While he was making this defence, Festus exclaimed, ‘You are out of your mind, Paul! Too much learning is driving you insane!’ But Paul said, ‘I am not out of my mind, most excellent Festus, but I am speaking the sober truth. Indeed the king knows about these things, and to him I speak freely; for I am certain that none of these things has escaped his notice, for this was not done in a corner. King Agrippa, do you believe the prophets? I know that you believe.’ Agrippa said to Paul, ‘Are you so quickly persuading me to become a Christian?’ Paul replied, ‘Whether quickly or not, I pray to God that not only you but also all who are listening to me today might become such as I am—except for these chains.’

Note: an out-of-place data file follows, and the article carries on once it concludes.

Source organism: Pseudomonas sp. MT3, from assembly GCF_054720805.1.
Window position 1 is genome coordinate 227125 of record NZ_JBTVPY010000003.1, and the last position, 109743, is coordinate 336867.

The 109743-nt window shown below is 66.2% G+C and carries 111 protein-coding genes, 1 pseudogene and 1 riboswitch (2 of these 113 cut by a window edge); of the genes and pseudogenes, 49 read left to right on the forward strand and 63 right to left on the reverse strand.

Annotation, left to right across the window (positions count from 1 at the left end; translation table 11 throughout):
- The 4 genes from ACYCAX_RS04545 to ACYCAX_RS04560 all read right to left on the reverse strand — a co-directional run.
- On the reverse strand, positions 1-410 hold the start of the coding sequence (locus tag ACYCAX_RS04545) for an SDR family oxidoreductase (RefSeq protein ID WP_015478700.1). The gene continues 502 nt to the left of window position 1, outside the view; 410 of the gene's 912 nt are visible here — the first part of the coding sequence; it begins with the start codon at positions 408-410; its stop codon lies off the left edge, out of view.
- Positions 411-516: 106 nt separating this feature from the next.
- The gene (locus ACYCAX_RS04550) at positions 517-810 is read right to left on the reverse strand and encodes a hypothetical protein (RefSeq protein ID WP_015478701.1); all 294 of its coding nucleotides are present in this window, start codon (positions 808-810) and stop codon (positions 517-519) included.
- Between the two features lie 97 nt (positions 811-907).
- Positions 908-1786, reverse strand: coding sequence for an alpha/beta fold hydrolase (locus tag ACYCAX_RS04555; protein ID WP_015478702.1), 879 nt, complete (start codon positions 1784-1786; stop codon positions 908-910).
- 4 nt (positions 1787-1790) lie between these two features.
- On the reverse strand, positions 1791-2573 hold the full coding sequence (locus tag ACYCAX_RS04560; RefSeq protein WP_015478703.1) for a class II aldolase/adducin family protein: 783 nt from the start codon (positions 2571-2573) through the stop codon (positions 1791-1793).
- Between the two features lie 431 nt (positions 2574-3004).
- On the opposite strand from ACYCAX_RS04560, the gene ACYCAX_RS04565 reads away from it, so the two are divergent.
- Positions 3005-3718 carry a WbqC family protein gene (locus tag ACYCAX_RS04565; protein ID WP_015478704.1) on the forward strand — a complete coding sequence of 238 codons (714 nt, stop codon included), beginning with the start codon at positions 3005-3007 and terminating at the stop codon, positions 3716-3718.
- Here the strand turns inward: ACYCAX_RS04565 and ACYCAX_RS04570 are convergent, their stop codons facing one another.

Then the king got up, and with him the governor and Bernice and those who had been seated with them; and as they were leaving, they said to one another, ‘This man is doing nothing to deserve death or imprisonment.’ Agrippa said to Festus, ‘This man could have been set free if he had not appealed to the emperor.’ Reflection The Paul we encounter in the narrative woven by Luke is markedly different to the Paul we hear in the Epistles. The priority for the Paul of the Epistles is the tension between Judaism and the followers of the Rabbi of Nazareth. In the intervening period, before Luke constructs the appearance of Paul on trial before Agrippa and Festus, the priorities have shifted. The threat to the survival and growth of the Christian Church is no longer a conservative Jewish faith but the Roman Empire with all its power and control. The Paul we hear on trial in Caesarea has shifted the discussion to one of relationship with the secular power of the day and his chosen technique is one of engagement not confrontation.